New Delhi, Feb. 23: The Chief Justice of India had ruled last week while commuting the capital punishment of three convicts in the Rajiv Gandhi assassination case: “Delay makes the process of execution of death sentence unfair, unreasonable, arbitrary and capricious….”
The consideration available to those convicted of a heinous crime has not been extended to countless others whose guilt is yet to be established.
Consider a piece of statistic: India’s jails are packed not by convicts but by those who are awaiting trial. So overwhelming is the number — 2.55 lakh at last count — that the category has contributed a word to the English language: “undertrial”, classified as Indian English in the Oxford Advanced Learner’s Dictionary. (See chart)
This means over 66 per cent of the country’s prisoners are held in captivity, although the law says that they should be presumed innocent until found guilty. In Tihar, the country’s most prominent prison, more than 75 per cent of the inmates are undertrials and many of them have served time beyond five years.
Detention may be unavoidable in cases where unchecked movement of a suspect, such as those accused of rape or terrorism, could endanger society. Even such exceptions can come under strain after the ruling that delay can be a ground for mercy for those accused of facilitating an assassination.
Rakesh, 26, does not fall into such high-risk category. Arrested on the charge of stealing Rs 500, Rakesh has already spent five years in Tihar. If found guilty, he could be imprisoned up to three months — which means the young man from Uttar Pradesh has already been punished 20 times over, although he is yet to be found guilty.
Mohammed Sagir, 35, has been accused of a far graver crime: murder. He has spent nine years in Tihar but his trial is not over yet. His case involves 100 witnesses, and less than a tenth have been examined till now. At this rate, his case could drag on for another decade.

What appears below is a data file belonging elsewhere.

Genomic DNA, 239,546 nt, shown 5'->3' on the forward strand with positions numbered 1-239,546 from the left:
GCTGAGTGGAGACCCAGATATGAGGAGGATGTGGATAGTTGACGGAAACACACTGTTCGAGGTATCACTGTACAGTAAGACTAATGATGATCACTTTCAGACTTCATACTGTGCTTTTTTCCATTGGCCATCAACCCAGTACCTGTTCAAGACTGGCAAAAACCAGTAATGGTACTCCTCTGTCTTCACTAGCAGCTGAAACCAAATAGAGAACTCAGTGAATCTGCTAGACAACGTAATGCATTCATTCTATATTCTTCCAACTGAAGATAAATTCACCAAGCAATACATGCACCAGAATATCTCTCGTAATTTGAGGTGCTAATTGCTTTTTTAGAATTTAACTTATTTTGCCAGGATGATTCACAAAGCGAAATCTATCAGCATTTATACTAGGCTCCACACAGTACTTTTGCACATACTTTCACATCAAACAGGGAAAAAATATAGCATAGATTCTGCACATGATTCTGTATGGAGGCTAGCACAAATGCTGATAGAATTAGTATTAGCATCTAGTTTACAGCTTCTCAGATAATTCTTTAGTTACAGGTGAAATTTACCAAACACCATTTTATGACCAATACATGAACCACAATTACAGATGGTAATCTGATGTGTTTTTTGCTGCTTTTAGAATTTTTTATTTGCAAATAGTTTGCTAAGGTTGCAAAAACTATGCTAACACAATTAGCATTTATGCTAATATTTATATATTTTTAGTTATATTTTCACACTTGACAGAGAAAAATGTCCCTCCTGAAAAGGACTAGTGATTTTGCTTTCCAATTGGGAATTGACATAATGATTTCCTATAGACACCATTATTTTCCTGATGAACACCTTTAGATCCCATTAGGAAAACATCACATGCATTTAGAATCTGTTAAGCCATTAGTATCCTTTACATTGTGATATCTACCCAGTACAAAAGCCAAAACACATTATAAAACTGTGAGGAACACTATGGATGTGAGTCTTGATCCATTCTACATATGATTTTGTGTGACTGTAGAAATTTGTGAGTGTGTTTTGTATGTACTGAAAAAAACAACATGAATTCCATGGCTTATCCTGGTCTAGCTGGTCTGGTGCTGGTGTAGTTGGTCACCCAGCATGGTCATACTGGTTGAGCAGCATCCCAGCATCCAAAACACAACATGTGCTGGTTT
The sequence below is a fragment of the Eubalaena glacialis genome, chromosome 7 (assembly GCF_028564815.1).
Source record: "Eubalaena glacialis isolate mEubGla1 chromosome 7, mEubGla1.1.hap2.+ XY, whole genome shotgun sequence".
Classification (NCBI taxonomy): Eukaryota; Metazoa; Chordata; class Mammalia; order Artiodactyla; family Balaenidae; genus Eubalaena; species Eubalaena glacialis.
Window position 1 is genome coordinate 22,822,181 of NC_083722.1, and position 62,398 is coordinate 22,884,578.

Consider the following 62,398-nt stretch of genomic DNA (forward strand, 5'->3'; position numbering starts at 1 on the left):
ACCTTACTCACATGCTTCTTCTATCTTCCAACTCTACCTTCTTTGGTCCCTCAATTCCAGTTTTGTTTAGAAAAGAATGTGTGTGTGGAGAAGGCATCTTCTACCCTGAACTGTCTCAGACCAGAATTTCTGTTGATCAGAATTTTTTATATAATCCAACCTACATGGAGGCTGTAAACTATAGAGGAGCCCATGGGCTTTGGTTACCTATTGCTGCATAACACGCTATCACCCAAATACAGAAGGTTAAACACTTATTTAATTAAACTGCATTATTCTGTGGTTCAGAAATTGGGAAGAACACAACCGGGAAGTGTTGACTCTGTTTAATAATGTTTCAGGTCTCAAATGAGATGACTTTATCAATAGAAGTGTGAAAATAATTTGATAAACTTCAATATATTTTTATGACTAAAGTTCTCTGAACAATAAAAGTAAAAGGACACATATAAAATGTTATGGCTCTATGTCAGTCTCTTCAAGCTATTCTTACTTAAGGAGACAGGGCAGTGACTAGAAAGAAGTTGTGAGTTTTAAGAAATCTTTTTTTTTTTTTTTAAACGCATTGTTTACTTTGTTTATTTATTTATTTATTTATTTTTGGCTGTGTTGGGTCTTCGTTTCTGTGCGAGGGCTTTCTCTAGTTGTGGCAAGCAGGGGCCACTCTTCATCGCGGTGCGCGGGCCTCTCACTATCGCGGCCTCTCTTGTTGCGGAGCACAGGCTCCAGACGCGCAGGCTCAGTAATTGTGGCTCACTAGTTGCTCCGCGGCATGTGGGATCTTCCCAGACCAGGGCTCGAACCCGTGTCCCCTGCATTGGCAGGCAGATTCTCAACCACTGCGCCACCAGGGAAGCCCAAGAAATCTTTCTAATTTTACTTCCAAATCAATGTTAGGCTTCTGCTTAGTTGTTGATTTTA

The Supreme Court’s stand on the impact of delay in executing capital punishment, which has been getting articulated since the start of this year though the Rajiv Gandhi case was the most high-profile, has prompted at least 400 inmates, including undertrials and convicts awaiting the outcome of appeals, to petition courts separately to review their status.
Not that the courts have not laid down guidelines to ensure that those accused of minor offences do not rot in jail while the trial proceeds. The courts had also released some undertrials on NGOs’ pleas. The Supreme Court itself had ruled that no undertrial should be held in prison for more than half the duration of the maximum sentence a particular charge carried.
Criminal lawyer M.S. Khan said the Supreme Court had also laid down some specific measures. “In the cases of attempt to murder, the accused should be released on bail if the trial is not over within two years of their arrest. For undertrials facing charges in cases of theft, kidnapping, cheating, counterfeiting, molestation, the apex court fixed this period at one year,” Khan said.
But few follow these rules — apparently because of red tape, economic factors and plain callousness. A perception that the best way to drive down the crime rate is to lock up potential troublemakers provides a “moral” fig-leaf.
In Tihar, some of the inmates’ trial has not begun even after nine or 10 years. Many others are victims of prolonged trials.